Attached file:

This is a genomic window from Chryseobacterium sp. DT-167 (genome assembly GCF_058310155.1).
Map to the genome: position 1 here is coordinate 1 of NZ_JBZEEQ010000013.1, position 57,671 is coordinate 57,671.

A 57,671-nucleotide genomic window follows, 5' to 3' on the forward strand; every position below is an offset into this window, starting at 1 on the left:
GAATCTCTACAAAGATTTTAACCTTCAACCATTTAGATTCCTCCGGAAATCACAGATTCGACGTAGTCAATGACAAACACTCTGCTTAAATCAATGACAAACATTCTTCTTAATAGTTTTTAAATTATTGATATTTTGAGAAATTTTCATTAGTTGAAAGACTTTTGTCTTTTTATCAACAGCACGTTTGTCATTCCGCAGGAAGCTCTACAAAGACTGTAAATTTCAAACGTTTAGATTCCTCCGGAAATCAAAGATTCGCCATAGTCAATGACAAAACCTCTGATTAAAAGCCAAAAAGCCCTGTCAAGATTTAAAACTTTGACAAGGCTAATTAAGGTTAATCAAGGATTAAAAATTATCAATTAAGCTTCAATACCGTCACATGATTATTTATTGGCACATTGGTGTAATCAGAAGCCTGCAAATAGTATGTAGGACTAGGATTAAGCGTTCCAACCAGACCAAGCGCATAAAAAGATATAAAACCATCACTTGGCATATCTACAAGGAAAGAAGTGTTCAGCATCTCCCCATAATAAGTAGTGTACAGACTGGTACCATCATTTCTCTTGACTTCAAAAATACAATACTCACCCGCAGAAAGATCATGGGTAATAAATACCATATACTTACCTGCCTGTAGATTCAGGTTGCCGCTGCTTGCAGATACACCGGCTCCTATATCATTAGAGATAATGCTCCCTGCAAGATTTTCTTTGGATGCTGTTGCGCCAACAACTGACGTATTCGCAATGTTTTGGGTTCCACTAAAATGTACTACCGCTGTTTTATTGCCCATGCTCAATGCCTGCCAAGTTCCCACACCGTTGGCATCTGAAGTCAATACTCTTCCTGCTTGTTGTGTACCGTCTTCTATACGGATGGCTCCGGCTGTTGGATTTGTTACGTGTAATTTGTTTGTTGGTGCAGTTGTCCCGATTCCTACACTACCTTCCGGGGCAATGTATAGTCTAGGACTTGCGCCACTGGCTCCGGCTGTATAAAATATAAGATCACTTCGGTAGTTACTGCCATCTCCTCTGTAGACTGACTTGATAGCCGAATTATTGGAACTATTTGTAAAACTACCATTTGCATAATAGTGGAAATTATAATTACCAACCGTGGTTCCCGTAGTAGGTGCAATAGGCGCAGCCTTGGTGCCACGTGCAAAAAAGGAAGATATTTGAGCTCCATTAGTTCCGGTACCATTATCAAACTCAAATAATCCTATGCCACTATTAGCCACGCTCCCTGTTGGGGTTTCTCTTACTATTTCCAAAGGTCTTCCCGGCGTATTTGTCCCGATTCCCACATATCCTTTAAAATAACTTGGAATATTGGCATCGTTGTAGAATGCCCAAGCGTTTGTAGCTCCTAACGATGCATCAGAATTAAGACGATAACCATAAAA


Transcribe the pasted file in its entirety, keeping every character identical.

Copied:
This is a genomic window from Chryseobacterium sp. DT-167 (genome assembly GCF_058310155.1).
Map to the genome: position 1 here is coordinate 1 of NZ_JBZEEQ010000013.1, position 57,671 is coordinate 57,671.

A 57,671-nucleotide genomic window follows, 5' to 3' on the forward strand; every position below is an offset into this window, starting at 1 on the left:
GAATCTCTACAAAGATTTTAACCTTCAACCATTTAGATTCCTCCGGAAATCACAGATTCGACGTAGTCAATGACAAACACTCTGCTTAAATCAATGACAAACATTCTTCTTAATAGTTTTTAAATTATTGATATTTTGAGAAATTTTCATTAGTTGAAAGACTTTTGTCTTTTTATCAACAGCACGTTTGTCATTCCGCAGGAAGCTCTACAAAGACTGTAAATTTCAAACGTTTAGATTCCTCCGGAAATCAAAGATTCGCCATAGTCAATGACAAAACCTCTGATTAAAAGCCAAAAAGCCCTGTCAAGATTTAAAACTTTGACAAGGCTAATTAAGGTTAATCAAGGATTAAAAATTATCAATTAAGCTTCAATACCGTCACATGATTATTTATTGGCACATTGGTGTAATCAGAAGCCTGCAAATAGTATGTAGGACTAGGATTAAGCGTTCCAACCAGACCAAGCGCATAAAAAGATATAAAACCATCACTTGGCATATCTACAAGGAAAGAAGTGTTCAGCATCTCCCCATAATAAGTAGTGTACAGACTGGTACCATCATTTCTCTTGACTTCAAAAATACAATACTCACCCGCAGAAAGATCATGGGTAATAAATACCATATACTTACCTGCCTGTAGATTCAGGTTGCCGCTGCTTGCAGATACACCGGCTCCTATATCATTAGAGATAATGCTCCCTGCAAGATTTTCTTTGGATGCTGTTGCGCCAACAACTGACGTATTCGCAATGTTTTGGGTTCCACTAAAATGTACTACCGCTGTTTTATTGCCCATGCTCAATGCCTGCCAAGTTCCCACACCGTTGGCATCTGAAGTCAATACTCTTCCTGCTTGTTGTGTACCGTCTTCTATACGGATGGCTCCGGCTGTTGGATTTGTTACGTGTAATTTGTTTGTTGGTGCAGTTGTCCCGATTCCTACACTACCTTCCGGGGCAATGTATAGTCTAGGACTTGCGCCACTGGCTCCGGCTGTATAAAATATAAGATCACTTCGGTAGTTACTGCCATCTCCTCTGTAGACTGACTTGATAGCCGAATTATTGGAACTATTTGTAAAACTACCATTTGCATAATAGTGGAAATTATAATTACCAACCGTGGTTCCCGTAGTAGGTGCAATAGGCGCAGCCTTGGTGCCACGTGCAAAAAAGGAAGATATTTGAGCTCCATTAGTTCCGGTACCATTATCAAACTCAAATAATCCTATGCCACTATTAGCCACGCTCCCTGTTGGGGTTTCTCTTACTATTTCCAAAGGTCTTCCCGGCGTATTTGTCCCGATTCCCACATATCCTTTAAAATAACTTGGAATATTGGCATCGTTGTAGAATGCCCAAGCGTTTGTAGCTCCTAACGATGCATCAGAATTAAGACGATAACCATAAAA